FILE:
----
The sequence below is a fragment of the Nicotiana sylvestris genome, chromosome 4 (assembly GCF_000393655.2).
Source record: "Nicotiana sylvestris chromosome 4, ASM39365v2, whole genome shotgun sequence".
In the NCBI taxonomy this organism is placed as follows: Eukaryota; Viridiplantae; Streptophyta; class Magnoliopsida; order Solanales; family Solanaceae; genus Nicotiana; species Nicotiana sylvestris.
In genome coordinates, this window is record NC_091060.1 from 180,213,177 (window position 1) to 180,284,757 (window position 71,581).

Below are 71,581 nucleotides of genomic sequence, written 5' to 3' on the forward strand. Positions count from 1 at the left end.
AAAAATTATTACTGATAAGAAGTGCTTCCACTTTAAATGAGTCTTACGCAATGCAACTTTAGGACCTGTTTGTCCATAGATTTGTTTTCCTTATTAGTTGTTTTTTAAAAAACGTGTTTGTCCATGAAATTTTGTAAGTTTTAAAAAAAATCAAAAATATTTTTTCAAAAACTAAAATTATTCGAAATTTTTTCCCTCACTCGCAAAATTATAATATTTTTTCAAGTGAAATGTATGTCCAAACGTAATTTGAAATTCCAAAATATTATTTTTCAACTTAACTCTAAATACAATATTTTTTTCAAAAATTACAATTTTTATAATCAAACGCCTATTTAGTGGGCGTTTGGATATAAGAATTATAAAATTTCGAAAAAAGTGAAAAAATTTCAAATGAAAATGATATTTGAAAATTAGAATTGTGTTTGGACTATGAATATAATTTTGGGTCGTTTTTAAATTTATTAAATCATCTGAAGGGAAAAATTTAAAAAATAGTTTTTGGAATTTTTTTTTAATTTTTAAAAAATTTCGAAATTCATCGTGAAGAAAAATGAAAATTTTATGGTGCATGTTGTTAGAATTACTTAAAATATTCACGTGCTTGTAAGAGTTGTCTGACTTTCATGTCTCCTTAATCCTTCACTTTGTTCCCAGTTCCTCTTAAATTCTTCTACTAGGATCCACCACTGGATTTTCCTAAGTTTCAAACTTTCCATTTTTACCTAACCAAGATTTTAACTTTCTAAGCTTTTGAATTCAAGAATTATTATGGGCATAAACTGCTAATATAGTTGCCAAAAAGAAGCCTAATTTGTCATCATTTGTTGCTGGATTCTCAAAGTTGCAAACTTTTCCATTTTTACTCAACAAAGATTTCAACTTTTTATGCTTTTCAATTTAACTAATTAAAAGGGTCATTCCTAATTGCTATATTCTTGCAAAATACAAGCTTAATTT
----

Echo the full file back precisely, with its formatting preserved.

The sequence below is a fragment of the Nicotiana sylvestris genome, chromosome 4 (assembly GCF_000393655.2).
Source record: "Nicotiana sylvestris chromosome 4, ASM39365v2, whole genome shotgun sequence".
In the NCBI taxonomy this organism is placed as follows: Eukaryota; Viridiplantae; Streptophyta; class Magnoliopsida; order Solanales; family Solanaceae; genus Nicotiana; species Nicotiana sylvestris.
In genome coordinates, this window is record NC_091060.1 from 180,213,177 (window position 1) to 180,284,757 (window position 71,581).

Below are 71,581 nucleotides of genomic sequence, written 5' to 3' on the forward strand. Positions count from 1 at the left end.
AAAAATTATTACTGATAAGAAGTGCTTCCACTTTAAATGAGTCTTACGCAATGCAACTTTAGGACCTGTTTGTCCATAGATTTGTTTTCCTTATTAGTTGTTTTTTAAAAAACGTGTTTGTCCATGAAATTTTGTAAGTTTTAAAAAAAATCAAAAATATTTTTTCAAAAACTAAAATTATTCGAAATTTTTTCCCTCACTCGCAAAATTATAATATTTTTTCAAGTGAAATGTATGTCCAAACGTAATTTGAAATTCCAAAATATTATTTTTCAACTTAACTCTAAATACAATATTTTTTTCAAAAATTACAATTTTTATAATCAAACGCCTATTTAGTGGGCGTTTGGATATAAGAATTATAAAATTTCGAAAAAAGTGAAAAAATTTCAAATGAAAATGATATTTGAAAATTAGAATTGTGTTTGGACTATGAATATAATTTTGGGTCGTTTTTAAATTTATTAAATCATCTGAAGGGAAAAATTTAAAAAATAGTTTTTGGAATTTTTTTTTAATTTTTAAAAAATTTCGAAATTCATCGTGAAGAAAAATGAAAATTTTATGGTGCATGTTGTTAGAATTACTTAAAATATTCACGTGCTTGTAAGAGTTGTCTGACTTTCATGTCTCCTTAATCCTTCACTTTGTTCCCAGTTCCTCTTAAATTCTTCTACTAGGATCCACCACTGGATTTTCCTAAGTTTCAAACTTTCCATTTTTACCTAACCAAGATTTTAACTTTCTAAGCTTTTGAATTCAAGAATTATTATGGGCATAAACTGCTAATATAGTTGCCAAAAAGAAGCCTAATTTGTCATCATTTGTTGCTGGATTCTCAAAGTTGCAAACTTTTCCATTTTTACTCAACAAAGATTTCAACTTTTTATGCTTTTCAATTTAACTAATTAAAAGGGTCATTCCTAATTGCTATATTCTTGCAAAATACAAGCTTAATTT